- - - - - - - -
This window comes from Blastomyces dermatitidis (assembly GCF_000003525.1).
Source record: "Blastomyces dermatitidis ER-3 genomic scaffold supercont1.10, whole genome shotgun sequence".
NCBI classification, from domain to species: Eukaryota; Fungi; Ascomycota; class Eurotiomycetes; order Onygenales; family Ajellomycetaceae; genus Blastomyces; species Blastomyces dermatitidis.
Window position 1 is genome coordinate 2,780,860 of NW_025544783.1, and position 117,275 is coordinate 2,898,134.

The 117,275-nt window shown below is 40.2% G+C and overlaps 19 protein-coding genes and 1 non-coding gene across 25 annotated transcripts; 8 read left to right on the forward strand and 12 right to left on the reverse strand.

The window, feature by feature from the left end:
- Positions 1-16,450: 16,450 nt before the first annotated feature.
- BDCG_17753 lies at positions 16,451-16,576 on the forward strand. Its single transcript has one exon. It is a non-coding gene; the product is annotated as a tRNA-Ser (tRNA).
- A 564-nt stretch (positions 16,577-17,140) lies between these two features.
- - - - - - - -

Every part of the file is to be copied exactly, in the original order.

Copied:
This window comes from Blastomyces dermatitidis (assembly GCF_000003525.1).
Source record: "Blastomyces dermatitidis ER-3 genomic scaffold supercont1.10, whole genome shotgun sequence".
NCBI classification, from domain to species: Eukaryota; Fungi; Ascomycota; class Eurotiomycetes; order Onygenales; family Ajellomycetaceae; genus Blastomyces; species Blastomyces dermatitidis.
Window position 1 is genome coordinate 2,780,860 of NW_025544783.1, and position 117,275 is coordinate 2,898,134.

The 117,275-nt window shown below is 40.2% G+C and overlaps 19 protein-coding genes and 1 non-coding gene across 25 annotated transcripts; 8 read left to right on the forward strand and 12 right to left on the reverse strand.

The window, feature by feature from the left end:
- Positions 1-16,450: 16,450 nt before the first annotated feature.
- BDCG_17753 lies at positions 16,451-16,576 on the forward strand. Its single transcript has one exon. It is a non-coding gene; the product is annotated as a tRNA-Ser (tRNA).
- A 564-nt stretch (positions 16,577-17,140) lies between these two features.